Overview of Message Queues [slides]

Yesterday I gave a talk that went through all the aspects of using messages queues. I’ve previously written that “you probably don’t need a message queue” – now the conclusion is a bit more nuanced, but I still stand by the simplicity argument.

The talk goes through the various benefits and use cases of using message queues, and discusses alternatives of the typical “message queue broker” architecture. The slides are available here

One maybe strange approach that I propose is to use distributed locks (e.g. with Hazelcast) for distributed batch processing – you lock on a particular id (possibly organization id / client id, rather than an individual record id) thus allowing multiple processors to run in parallel without stepping on each other’s toes (one node picks the first entry, the other one tries the first, but fails, and picks the second one).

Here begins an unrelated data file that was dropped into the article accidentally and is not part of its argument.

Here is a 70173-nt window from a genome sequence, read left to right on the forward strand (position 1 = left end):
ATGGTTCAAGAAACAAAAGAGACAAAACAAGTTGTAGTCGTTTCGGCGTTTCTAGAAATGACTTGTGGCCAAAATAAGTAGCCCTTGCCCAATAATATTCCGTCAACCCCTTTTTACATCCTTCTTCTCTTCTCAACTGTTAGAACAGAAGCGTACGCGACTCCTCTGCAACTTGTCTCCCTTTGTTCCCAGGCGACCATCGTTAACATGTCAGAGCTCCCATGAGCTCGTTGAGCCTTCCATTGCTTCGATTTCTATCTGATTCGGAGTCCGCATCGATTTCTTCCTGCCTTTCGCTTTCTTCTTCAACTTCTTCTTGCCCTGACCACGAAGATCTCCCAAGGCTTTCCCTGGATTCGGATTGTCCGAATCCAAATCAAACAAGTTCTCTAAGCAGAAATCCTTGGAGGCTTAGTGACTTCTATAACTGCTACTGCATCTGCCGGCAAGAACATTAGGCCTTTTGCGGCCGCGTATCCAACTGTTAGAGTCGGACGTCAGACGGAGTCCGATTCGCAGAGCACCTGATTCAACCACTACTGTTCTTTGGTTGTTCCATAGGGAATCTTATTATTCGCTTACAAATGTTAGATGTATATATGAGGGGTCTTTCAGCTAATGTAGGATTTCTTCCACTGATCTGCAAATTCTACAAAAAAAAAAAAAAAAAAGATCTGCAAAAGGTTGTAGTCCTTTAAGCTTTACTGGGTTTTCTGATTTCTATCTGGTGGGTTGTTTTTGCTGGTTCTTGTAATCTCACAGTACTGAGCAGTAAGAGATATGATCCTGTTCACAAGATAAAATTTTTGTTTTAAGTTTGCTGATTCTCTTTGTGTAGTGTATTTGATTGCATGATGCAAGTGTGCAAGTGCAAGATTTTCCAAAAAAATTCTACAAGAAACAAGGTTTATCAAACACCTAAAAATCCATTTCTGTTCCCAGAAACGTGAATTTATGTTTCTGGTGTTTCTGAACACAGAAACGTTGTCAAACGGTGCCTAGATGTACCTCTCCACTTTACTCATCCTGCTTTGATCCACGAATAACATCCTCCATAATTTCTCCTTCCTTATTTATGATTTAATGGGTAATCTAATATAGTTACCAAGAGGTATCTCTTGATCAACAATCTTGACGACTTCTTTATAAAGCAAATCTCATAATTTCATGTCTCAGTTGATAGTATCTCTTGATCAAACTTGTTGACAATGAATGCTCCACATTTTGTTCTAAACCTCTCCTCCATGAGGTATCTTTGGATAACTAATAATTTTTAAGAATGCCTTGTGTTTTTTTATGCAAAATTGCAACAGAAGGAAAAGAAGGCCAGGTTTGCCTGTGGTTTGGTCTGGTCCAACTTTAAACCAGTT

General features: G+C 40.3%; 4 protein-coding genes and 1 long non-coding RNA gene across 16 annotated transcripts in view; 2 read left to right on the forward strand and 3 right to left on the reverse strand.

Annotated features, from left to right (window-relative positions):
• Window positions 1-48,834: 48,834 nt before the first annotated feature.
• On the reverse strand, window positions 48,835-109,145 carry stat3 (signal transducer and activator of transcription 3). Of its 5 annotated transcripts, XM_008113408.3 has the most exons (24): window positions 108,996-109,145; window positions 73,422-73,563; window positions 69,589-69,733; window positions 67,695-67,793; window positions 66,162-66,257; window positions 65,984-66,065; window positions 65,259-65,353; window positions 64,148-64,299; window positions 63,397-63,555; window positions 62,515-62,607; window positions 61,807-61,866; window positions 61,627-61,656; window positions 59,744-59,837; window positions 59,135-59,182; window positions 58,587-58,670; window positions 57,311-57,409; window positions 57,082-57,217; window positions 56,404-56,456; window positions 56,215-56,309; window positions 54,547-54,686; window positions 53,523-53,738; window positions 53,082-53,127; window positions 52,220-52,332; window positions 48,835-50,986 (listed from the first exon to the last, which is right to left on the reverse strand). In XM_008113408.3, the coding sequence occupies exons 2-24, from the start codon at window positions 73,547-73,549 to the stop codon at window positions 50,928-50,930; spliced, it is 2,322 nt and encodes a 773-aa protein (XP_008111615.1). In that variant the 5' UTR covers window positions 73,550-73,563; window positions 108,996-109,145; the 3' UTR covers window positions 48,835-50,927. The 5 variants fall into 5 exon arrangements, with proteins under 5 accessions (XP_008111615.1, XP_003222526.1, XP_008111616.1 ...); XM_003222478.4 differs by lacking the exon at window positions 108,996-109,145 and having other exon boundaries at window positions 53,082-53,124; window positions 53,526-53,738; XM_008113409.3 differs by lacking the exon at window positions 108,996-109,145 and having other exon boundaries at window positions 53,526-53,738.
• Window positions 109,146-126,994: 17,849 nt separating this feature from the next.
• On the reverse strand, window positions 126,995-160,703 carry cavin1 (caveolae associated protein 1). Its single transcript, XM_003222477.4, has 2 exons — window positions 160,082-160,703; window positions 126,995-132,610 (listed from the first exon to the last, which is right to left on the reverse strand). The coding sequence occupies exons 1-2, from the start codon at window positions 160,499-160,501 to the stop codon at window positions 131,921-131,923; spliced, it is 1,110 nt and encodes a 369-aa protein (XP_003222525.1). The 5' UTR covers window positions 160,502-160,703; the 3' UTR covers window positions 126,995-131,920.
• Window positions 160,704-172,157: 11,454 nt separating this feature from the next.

Something I missed as a benefit of brokers like RabbitMQ is the available tooling – you can monitor and debug your queues pretty easily.

I wasn’t able to focus in detail on much on any of the concepts – e.g. how does brokerless work, or how to deploy a broker (e.g. RabbitMQ) in multiple data centers (availability zones), or how akka (and akka cluster) fits in the the “message queue” landscape. But I hope it’s a good overview that lets everyone have a clear picture of the options, which then they can analyze and assess in more details.

And I’ll finish with the Dijkstra quote from the slides:

Simplicity is prerequisite for reliability

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